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Rock musician to Lincoln students: ‘This is where it starts’

Before Bun E. Carlos was the drummer for rock band Cheap Trick, recording platinum records and touring the world, he was Brad Carlson, a middle schooler at Lincoln Middle School from 1963-1966.

Carlos spoke with Lincoln sixth, seventh and eighth graders in band, orchestra and glee choir today about what it takes to have a music career. Some students had heard of Cheap Trick – the band that made it big in the ‘70s and ‘80s with songs like “I Want You to Want Me,” “Surrender,” “Dream Police” and “The Flame.” The band also did the theme for “The Colbert Report” and “That 70’s Show.” Carlos has endorsement deals and records with other groups on the side.

“All this stuff is really cool,” Carlos said. “But back in 1963, I was one of you guys. … This is where it starts, right here.”

Musician Bun E. Carlos signs autographs for Lincoln Middle School students on Wednesday, Nov. 13, 2013 after speaking with band, orchestra and glee chorus students. Students asked Carlos to sign paper, year books, student IDs and sweatshirts. Carlos was a Lincoln student from 1963-66.

Musician Bun E. Carlos signs autographs for Lincoln Middle School students on Wednesday, Nov. 13, 2013 after speaking with band, orchestra and glee chorus students. Students asked Carlos to sign paper, year books, student IDs and sweatshirts. Carlos was a Lincoln student from 1963-66.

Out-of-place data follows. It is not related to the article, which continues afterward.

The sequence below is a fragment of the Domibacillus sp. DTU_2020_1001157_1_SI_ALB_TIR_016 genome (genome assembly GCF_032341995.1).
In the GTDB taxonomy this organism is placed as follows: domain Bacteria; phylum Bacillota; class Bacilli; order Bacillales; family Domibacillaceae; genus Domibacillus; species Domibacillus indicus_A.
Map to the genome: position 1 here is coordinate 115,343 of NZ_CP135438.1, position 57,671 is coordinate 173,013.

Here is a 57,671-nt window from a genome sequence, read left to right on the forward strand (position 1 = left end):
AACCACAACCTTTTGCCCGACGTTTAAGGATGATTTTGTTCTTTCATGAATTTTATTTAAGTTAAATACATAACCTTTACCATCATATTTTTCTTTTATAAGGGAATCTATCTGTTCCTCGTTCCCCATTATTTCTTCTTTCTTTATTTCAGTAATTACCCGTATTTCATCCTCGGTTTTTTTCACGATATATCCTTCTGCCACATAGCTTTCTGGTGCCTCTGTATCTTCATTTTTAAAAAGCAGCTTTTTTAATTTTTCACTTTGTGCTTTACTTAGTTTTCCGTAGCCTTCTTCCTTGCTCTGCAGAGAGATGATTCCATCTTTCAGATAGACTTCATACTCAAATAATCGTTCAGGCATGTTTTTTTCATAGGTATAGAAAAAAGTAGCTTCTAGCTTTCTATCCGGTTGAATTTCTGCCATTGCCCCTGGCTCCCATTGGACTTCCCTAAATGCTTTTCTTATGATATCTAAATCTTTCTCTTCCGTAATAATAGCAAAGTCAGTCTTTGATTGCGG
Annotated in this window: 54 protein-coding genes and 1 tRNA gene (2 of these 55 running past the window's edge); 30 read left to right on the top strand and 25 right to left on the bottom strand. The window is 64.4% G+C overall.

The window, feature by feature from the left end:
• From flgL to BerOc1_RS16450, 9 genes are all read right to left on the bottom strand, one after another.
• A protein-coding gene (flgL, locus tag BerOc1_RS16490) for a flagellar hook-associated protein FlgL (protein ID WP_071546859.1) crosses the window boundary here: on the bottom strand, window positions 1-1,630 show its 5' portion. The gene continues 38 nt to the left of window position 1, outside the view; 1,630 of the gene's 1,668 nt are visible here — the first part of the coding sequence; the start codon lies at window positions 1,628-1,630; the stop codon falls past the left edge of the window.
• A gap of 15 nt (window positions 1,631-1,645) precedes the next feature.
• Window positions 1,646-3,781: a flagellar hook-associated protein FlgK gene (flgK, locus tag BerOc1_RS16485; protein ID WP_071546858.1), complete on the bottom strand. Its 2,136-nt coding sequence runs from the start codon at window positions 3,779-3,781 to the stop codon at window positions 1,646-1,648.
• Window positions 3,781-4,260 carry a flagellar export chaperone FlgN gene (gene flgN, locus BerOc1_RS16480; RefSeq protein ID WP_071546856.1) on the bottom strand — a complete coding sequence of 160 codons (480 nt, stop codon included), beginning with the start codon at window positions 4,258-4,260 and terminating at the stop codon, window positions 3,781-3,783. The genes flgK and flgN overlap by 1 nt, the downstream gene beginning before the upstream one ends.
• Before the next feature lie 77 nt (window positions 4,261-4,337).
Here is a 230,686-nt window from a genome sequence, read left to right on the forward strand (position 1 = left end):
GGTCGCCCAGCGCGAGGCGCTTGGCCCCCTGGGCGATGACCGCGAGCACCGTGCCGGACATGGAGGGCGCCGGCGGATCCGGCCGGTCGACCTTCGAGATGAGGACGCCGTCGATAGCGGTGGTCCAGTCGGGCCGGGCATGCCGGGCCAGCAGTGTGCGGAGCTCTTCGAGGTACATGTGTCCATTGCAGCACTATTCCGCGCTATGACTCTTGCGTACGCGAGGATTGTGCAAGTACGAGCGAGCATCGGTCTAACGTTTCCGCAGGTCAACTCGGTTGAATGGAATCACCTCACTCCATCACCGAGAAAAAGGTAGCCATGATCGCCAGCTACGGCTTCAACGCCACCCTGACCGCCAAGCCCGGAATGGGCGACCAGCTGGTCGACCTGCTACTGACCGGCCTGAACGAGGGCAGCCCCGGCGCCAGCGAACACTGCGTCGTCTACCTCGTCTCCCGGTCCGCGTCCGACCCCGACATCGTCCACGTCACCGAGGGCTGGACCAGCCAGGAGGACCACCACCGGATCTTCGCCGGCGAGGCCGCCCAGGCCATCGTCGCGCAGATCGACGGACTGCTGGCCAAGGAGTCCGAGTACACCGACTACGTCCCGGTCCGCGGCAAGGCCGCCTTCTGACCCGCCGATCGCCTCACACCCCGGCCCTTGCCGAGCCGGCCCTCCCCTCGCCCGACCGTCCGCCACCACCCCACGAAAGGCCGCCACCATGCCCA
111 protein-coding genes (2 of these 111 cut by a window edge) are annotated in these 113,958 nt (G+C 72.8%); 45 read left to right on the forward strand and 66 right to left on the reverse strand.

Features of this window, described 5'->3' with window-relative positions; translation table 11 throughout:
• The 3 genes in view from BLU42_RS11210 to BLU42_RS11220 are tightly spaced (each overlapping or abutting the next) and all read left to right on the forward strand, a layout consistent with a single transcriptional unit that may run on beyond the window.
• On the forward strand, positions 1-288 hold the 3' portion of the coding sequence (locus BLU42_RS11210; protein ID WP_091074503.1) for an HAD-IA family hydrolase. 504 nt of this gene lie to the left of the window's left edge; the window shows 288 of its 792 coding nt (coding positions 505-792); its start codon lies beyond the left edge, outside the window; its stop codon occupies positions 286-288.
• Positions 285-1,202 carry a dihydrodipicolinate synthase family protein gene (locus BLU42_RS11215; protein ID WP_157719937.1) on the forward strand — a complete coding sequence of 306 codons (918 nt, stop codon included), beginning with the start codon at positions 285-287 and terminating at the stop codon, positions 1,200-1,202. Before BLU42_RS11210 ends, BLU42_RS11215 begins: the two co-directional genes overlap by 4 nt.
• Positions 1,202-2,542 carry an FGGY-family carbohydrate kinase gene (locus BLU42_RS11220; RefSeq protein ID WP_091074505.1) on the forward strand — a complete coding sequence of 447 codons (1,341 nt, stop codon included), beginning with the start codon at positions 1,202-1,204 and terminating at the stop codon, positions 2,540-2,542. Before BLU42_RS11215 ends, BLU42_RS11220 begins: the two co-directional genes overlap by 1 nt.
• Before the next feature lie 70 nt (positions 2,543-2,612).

Principal Jason Grey introduced Carlos to the students to reward them for their hard work so far this school year. Band and orchestra participation has grown as RPS continues to support the arts and foster music programs. Carlos received Lincoln’s Capstone Award in 2010, an award given to distinguished alumni.

Wednesday, he told students about teamwork: Playing in a band of any size is like being part of a team. When he signed up for band, they didn’t need any drummers. So he played the French horn. Practicing his parts on the French horn alone at home didn’t sound like much – it sounded almost silly, he told the students. But when the group played together, they sounded like a band. That’s teamwork, he said. It’s the same with small bands, large bands and, yes, rock bands.

But before 4,000 screaming fans met him and his Cheap Trick band mates in Japan, before they were “rock stars,” and before he had a review in Rolling Stone magazine, he was a student at Lincoln Middle School.

“If I do it, there’s no reason why one of you guys can’t do it, too,” Carlos said.

Cathy Bayer is a communications specialist for the Rockford Public Schools. She joined the school district in March 2013 after working more than four years at the Register Star.

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